Do you wear your Poppy with pride?
Poppies were first suggested as a symbol of Remembrance in 1918 and were adopted by the American Legion in 1920. In 1921 the British Legion adopted it and the first Poppy Appeal was born.
The first appeal raised £106,000 (nearly £30 million in today’s terms) and all the poppies were supplied from France. In 1922 the “Poppy Factory” was established in the UK to keep costs down and employing disabled ex-Servicemen to make the poppies.
Note that poppies were “sold” when the appeal started but charity legislation now requires them to be ‘distributed in return for donations’.
My poppies that I’m very proud to wear.
I wear my poppy with pride for all those who have lost their lives in honour of their country.
This includes my great grandfather Frank Longfield.
He died in The Somme on 20 April 1916 and is buried in a small cemetery near Albert surrounded by a field containing poppies.
My great grandparents early 1916
Newspaper cuttings regarding my great grandfather
1989 My grandfather at his father’s grave for the first time, with my dad
Our next visit to The Somme and the war graves will be in 2016 for the centenary of my great granfather’s death.
So my quest this year was to find an easy crochet pattern to make poppies for my family.
These are the new poppies that Mr C and I will be wearing this year… I love the larger poppy that I’ve made myself.
The main thing is that I will still be making a donation to the Royal British Legion. They do amazing work and are a charity who need to be supported all year and not just on Remembrance Day.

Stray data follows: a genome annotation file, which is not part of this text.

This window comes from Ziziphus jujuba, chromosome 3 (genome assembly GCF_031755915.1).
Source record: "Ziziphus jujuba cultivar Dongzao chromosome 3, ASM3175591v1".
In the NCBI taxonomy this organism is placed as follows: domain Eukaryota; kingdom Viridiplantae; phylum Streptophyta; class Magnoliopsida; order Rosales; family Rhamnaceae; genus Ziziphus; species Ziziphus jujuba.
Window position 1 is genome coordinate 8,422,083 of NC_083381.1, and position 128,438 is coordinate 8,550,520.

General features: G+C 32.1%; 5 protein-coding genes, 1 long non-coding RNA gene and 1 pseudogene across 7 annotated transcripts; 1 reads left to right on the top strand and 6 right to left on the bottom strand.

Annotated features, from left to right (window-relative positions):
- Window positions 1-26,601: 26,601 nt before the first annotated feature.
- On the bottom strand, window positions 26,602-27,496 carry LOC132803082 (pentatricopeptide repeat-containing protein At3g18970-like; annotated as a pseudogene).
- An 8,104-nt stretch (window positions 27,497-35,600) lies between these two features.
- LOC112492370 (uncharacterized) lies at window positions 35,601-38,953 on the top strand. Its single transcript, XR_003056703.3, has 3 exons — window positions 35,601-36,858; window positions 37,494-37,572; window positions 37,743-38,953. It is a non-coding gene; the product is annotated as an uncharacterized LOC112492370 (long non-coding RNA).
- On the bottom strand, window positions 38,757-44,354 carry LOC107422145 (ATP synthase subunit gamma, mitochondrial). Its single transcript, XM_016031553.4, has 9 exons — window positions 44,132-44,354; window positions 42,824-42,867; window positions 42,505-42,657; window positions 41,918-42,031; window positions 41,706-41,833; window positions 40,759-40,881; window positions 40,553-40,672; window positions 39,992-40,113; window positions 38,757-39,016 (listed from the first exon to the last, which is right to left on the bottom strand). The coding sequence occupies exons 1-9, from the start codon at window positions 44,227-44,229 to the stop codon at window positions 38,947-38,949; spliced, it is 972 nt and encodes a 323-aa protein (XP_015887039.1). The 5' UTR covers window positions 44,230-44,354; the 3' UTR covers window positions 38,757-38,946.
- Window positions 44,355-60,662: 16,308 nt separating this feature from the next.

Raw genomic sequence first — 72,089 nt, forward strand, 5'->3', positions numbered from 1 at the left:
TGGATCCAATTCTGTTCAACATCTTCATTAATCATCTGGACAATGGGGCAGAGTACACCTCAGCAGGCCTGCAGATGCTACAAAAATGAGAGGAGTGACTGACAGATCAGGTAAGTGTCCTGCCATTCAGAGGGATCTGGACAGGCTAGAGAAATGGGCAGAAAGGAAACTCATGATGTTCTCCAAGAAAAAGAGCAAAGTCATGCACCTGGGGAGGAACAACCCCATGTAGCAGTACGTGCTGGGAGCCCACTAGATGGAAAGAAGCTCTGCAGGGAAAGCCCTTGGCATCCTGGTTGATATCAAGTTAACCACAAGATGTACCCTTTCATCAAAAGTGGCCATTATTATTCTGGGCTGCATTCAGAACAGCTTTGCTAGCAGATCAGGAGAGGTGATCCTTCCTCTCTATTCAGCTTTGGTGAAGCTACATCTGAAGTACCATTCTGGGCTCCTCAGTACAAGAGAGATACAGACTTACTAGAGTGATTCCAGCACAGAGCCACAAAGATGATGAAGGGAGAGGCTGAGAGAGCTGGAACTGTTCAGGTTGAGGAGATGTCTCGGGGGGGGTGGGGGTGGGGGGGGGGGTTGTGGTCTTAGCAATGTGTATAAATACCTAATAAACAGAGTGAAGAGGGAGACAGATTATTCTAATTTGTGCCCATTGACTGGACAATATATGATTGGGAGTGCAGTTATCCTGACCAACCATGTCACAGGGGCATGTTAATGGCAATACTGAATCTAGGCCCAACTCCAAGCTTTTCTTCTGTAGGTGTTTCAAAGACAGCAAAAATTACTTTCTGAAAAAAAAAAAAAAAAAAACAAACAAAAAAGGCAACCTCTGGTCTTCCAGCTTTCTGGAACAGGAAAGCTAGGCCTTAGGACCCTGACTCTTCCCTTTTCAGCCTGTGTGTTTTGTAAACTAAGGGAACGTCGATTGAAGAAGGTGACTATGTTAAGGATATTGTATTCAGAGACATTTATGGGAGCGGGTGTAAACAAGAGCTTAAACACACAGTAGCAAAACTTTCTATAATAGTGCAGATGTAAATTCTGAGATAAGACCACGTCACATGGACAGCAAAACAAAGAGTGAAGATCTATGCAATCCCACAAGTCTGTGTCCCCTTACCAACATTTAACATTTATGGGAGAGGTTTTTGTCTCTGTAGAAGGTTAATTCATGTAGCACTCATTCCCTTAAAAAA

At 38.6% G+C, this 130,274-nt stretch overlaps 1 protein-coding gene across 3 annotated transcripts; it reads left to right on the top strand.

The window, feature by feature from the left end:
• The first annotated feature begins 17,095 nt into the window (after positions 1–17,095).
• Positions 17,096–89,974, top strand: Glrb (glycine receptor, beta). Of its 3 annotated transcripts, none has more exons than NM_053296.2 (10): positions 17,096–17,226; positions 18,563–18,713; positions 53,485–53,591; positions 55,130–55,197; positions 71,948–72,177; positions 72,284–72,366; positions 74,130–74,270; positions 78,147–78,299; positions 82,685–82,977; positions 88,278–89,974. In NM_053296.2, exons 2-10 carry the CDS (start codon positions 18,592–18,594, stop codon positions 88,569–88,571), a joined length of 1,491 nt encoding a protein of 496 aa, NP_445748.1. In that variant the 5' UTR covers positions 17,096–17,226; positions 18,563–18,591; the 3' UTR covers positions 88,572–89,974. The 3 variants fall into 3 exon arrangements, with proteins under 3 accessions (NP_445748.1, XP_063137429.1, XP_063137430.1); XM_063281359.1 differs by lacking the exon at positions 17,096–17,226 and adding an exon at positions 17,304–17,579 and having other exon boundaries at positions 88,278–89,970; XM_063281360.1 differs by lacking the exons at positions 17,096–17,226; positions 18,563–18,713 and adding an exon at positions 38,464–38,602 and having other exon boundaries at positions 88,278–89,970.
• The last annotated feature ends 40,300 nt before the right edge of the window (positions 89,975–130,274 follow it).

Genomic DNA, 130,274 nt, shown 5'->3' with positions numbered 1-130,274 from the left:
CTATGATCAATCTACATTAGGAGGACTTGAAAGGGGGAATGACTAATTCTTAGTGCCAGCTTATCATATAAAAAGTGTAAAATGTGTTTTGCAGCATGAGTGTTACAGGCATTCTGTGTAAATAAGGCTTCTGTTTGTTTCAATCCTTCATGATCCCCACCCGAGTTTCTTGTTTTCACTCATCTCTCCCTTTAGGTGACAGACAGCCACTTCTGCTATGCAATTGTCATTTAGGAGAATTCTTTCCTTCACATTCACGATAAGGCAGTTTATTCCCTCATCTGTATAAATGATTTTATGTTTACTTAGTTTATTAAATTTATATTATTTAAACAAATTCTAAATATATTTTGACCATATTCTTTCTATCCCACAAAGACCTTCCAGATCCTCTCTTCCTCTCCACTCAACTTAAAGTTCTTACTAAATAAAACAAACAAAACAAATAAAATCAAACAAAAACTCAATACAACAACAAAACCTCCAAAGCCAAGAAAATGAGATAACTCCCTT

I also love the other items that they sell in their Poppy Shop, I use my shopping bags all year round and I think the large poppy umbrella is stunning!
The Buckly poppy jewellery has been available for a few years and I highly recommend the sparkly poppies!
Two of my favourite poems
In Flanders Fields by John McCrae
In Flanders fields the poppies blow
Between the crosses, row on row,
That mark our place; and in the sky
The larks, still bravely singing, fly
Scarce heard amid the guns below.
We are the Dead. Short days ago
We lived, felt dawn, saw sunset glow,
Loved and were loved, and now we lie
In Flanders fields.
Take up our quarrel with the foe:
To you from failing hands we throw
The torch; be yours to hold it high.
If ye break faith with us who die
We shall not sleep, though poppies grow
In Flanders fields.
Mametz Wood 1916 and 1984
Harry Fellows 1896-1987
Shattered trees and tortured souls
The acrid stench of decay
Of mangled bodies lying around
This man made devastation
Does man have no regrets
Does he pause to ask the question
Will the birds sing again in Mametz Wood
The Welsh lad lying near my feet
With blood matted auburn hair
Was his father proud when he went to war
Did his mother shed a tear
Did he leave a girl behind him
Awaiting the postman’s knock
Oh! The sadness when they learn of his death
Dear God help them to bear the shock
That German boy, his bowels astrew
Fought for his Fatherland
That he fought to the last is obvious
A stick bomb still in his hand
Did he hate us so much as we thought
Was our enmity so much
On his belt an insignia GOT MIT UNS
Did no the same God favour us
As far as the eye can see
Dead bodies cover the earth
The death of a generation
Condemned to die at birth
When comes the day of reckoning
Who will carry the can
Of man’s inhumanity to man
What a wondrous pleasant sight
Unfolds before my eyes
A panoply of magnificent trees
Stretching upwards towards the skies
Did someone help Dame nature
The sins of man to forget
Where ones there was war now peace reigns supreme
And the Birds sing again in Mametz!
A memorial Portland stone for Harry was placed in Mametz Wood following his death in 1984